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Dynamic Earth. Class 5 24 January 2006. Any Questions?. Interacting Earth Systems Volcanoes contribute gases to the atmosphere . This is how the oceans were formed 3-4 Billion years ago. Lithosphere Hydrosphere Atmosphere Biosphere.

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dynamic earth

Dynamic Earth

Class 5

24 January 2006

slide3
Interacting Earth SystemsVolcanoes contribute gases to the atmosphere. This is how the oceans were formed 3-4 Billion years ago
slide4

Lithosphere

Hydrosphere

Atmosphere

Biosphere

plate tectonics
Plate Tectonics
  • Fundamental Concept and Unifying Theory in Earth Science
  • Idea is > 100 yrs old
  • Acceptance only within the past 30 years
plate tectonics1
Plate Tectonics
  • How and why did it come about?
  • During the 1800’s geologists recognized many strange things that seemed to imply that the continents had once been together.
the fit of the continents
The fit of the continents

1915: Alfred Wegener Origin of the Continents and Oceans

fit of the continents
Fit of the continents

Alexander du Toit:

Continuity of rocks between Africa and South America

the same kinds of fossils appear on both sides of the atlantic mesosaurs lived in fresh water
The same kinds of fossils appear on both sides of the Atlantic(Mesosaurs lived in fresh water)
slide16

There is evidence that huge glaciers occupied large parts of the southern continents about 250 million years ago.

slide17

This distribution is very difficult to explain if the continents were in this position during the time of glaciation.

slide20

The Theory of “Continental Drift” proposed that Pangea began to break upin the Triassic (200 Million Years Ago)

slide21

Gondwanaland (southern continent) began to break up in the Jurassic Period(135 Million Years Ago)

acceptance of continental drift
Acceptance of Continental Drift?
  • Evidence for continental drift purely descriptive
    • Description is not an explanation
  • Theory must explain how continents move
    • No plausible explanation for driving force
  • Wegener thought that continents floated like boats across the solid ocean crust, dragged along by the tidal forces of the Sun and Moon
holmes explanation of continental drift 1928
Holmes’ explanation of continental drift (1928)

Convection deep in the Earth could push and pull the continents apart, creating new oceanic crust through the process of seafloor spreading.

slide27

Convection

Water boiling in a pan on your stove is an example of convection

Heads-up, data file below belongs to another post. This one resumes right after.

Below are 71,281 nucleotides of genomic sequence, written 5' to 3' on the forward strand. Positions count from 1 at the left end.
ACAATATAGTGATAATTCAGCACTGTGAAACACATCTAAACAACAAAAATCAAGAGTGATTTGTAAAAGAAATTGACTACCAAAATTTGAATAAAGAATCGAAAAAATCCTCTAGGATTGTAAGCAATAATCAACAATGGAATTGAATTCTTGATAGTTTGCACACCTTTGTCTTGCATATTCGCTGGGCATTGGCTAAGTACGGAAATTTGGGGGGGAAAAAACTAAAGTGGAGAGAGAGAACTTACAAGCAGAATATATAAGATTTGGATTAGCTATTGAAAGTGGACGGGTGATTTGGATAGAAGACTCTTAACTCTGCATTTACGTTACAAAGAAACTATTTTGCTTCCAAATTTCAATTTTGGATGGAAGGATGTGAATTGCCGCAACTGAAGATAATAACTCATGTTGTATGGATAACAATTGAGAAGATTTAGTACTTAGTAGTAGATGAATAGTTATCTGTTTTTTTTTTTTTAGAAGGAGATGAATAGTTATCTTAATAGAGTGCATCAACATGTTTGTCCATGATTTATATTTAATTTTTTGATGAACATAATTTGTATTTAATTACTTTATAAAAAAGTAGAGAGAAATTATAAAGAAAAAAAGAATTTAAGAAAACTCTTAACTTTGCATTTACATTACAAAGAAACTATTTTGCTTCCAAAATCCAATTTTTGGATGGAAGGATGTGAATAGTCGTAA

slide28

Convection

Hot water rises

Cold water sinks

holmes explanation of continental drift 19281
Holmes’ explanation of continental drift (1928)

Holmes’ proposed convection currents “dragged the two halves of the original continents apart, with consequent mountain building in the front where the currents are descending, and the ocean floor development in the site of the gaps, where the currents are ascending.”

Holmes’ theory was almost universally ignored because of the influence of Sir Harold Jeffreys…

Jeffreys thought the idea crazy! His observations of earthquakes suggested that Earth’s interior far too rigid – as rigid as steel.

holmes explanation of continental drift 19282
Holmes’ explanation of continental drift (1928)

Holmes conceded that “purely speculative ideas of this kind, specifically invented to match the requirements, can have no scientific value until they acquire support from independent evidence.”

slide31

Why was Continental Drift

not accepted?

  • Because it was difficult to under-stand how continents could move.
  • What did we learn to make us more willing to accept the idea that the continents have moved?
jump ahead to the 1960s
Jump ahead to the 1960s

Maps and paintings by Marie Tharp allowed geologists to visualize the newly available bathymetry

drilling into the seafloor provided m ore evidence supporting sea floor spreading
Drilling into the seafloor provided more evidence supporting sea-floor spreading
  • Micropaleontology of sediments
  • Dating of the underlying lavas

Drilling ship Glomar Challenger

slide39

Earth’s Magnetic Field

Another key to understanding the puzzle.

slide40

Earth’s Magnetic Field

The Earth behaves like a magnet whose poles are nearly coincident with the spin axis (i.e., the geographic poles).

slide41

Earth’s Magnetic Field

Magnetic lines of force emanate from the magnetic poles.

A suspended magnet is inclined due to the magnetic field.

slide42

A compass points North because theneedle is made of iron. It becomes aligned in the Earth’s magnetic field.

slide43

Magma formed at spreading centers contains minute pieces of iron that become aligned in the direction of the Earth’s magnetic field.

slide44

When the magma cools, the iron pieces remain frozen in this alignment, pointing toward the Earth’s magnetic North Pole.

slide46

Magnetic reversals

  • A special property of the Earth’s magnetic field is that it has reversed its direction many times in the past.
  • When this happens, rocks formed at that time are magnetized pointing toward the South Pole.
magnetic reversals
Magnetic reversals
  • The last reversal was about 700,000 years ago.
  • These reversals appear to be abrupt (probably only take about 1000 years or so).
magnetic reversals1
Magnetic reversals
  • A period of time in which magnetism is dominantly of one polarity is called a magnetic epoch.
  • We call north polarity normal and south polarity reversed.
the geomagnetic time scale
The GeomagneticTime Scale

Based on determining the magnetic characteristics of rocks of known age (from both the oceans and the continents).

We have a good record of geomagnetic reversals back to about 60 Million years ago.

t hur sday
Thursday
  • Continue with Sea Floor Spreading and Plate Tectonics
  • Please finish reading Chapter 2
homework 2 due january 31 st

Homework #2Due January 31st

Find it on the Web Site